I'm going to start with a little bit of history for those who are not as familiar with the company. 75 years of innovation is the title of the slide. We have over 57,000 products across the 3 reporting segments: Reconstructive, MedSurg, Neurotech and Spine. The slide also serves an additional purpose. If you look in the middle row, at beds and stretchers, and over on your left, the power tools, those 2 products are Dr. Stryker originals. Dr. Stryker invented the first power tool, and he started the company on the basis of the Orthopedic Frame Company. Everything else you see on this slide has come through acquisition. So people who looked at Stryker over the last 3 years have said, "You've become highly acquisitive." The fact of the matter, we've always been an acquiring company. What we've then been able to do is take underrepresented products or underdeveloped products, put them through a great R&D mechanism and execute the heck out of them to take a leadership position in the markets we serve.

This slide is a bit of an eye chart, and I'll qualify it. This slide represents all the individual segments that Stryker participates in. So you would expect, on the horizontal axis across the top, that Stryker would have black boxes in every category. So I don't want to be disingenuous here. But what we're attempting to show is that in the 3 categories, Reconstructive, MedSurg, Neurotech and Spine, of the host of competitors across the top, there's no one in those 3 segments that offers the breadth that we offer in those segments. So the message here is when we dive into a segment, we don't dabble, we go all in. And I think that reflects our acquisition of Ascent, and I think it is reflected in our acquisition of Neurovascular. We went after those, get into a new segment and we did it in a market share-leading approach.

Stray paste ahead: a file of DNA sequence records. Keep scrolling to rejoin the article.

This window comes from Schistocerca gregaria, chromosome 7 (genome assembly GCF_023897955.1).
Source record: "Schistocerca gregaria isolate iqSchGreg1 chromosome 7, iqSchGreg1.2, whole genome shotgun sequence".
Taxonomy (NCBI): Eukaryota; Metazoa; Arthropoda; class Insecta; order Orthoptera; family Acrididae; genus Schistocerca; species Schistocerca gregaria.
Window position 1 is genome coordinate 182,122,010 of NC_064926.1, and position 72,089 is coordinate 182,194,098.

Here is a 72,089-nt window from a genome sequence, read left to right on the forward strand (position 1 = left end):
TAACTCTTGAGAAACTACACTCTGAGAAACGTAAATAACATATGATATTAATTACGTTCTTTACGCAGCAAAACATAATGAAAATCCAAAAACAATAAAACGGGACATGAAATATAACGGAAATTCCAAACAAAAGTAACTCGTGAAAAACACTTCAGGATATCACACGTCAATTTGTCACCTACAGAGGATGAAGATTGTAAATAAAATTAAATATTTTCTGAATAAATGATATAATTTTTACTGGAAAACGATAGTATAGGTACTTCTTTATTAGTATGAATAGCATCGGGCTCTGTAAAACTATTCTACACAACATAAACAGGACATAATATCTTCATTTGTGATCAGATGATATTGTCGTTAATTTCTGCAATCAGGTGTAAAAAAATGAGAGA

This slide represents the company's history. Again, a little bit backward looking in terms of where we've been. You can see sales on the top, a nice, increasing trend even in 2009 in the midst of a very tough economic environment. Adjusted EPS, always climbing. I'm going to jump over dividends. I'll circle back on that in a moment. And R&D has been in a nice, upward trend. Somewhere in the midpoint of that 5% to 6% of sales range that we have historically targeted, in recent years it's been in the higher end of that. And as we've talked about this year, R&D, on a dollar for dollar basis, will essentially be flat with prior year because of the divestiture of the Biotech business and moving those R&D dollars into other parts of the company.

Coming back to dividends, there is a lot of rhetoric right now about capital allocation strategies. The point of this slide, and I'll circle back in a little bit later, we don't feel compelled right now to make any big change in our approach on dividends. We have had a very consistent and measured and, I would argue, aggressive approach on our dividend policy for the last 5 years. And I'll circle back in a little bit later, but I want to tee that up right now.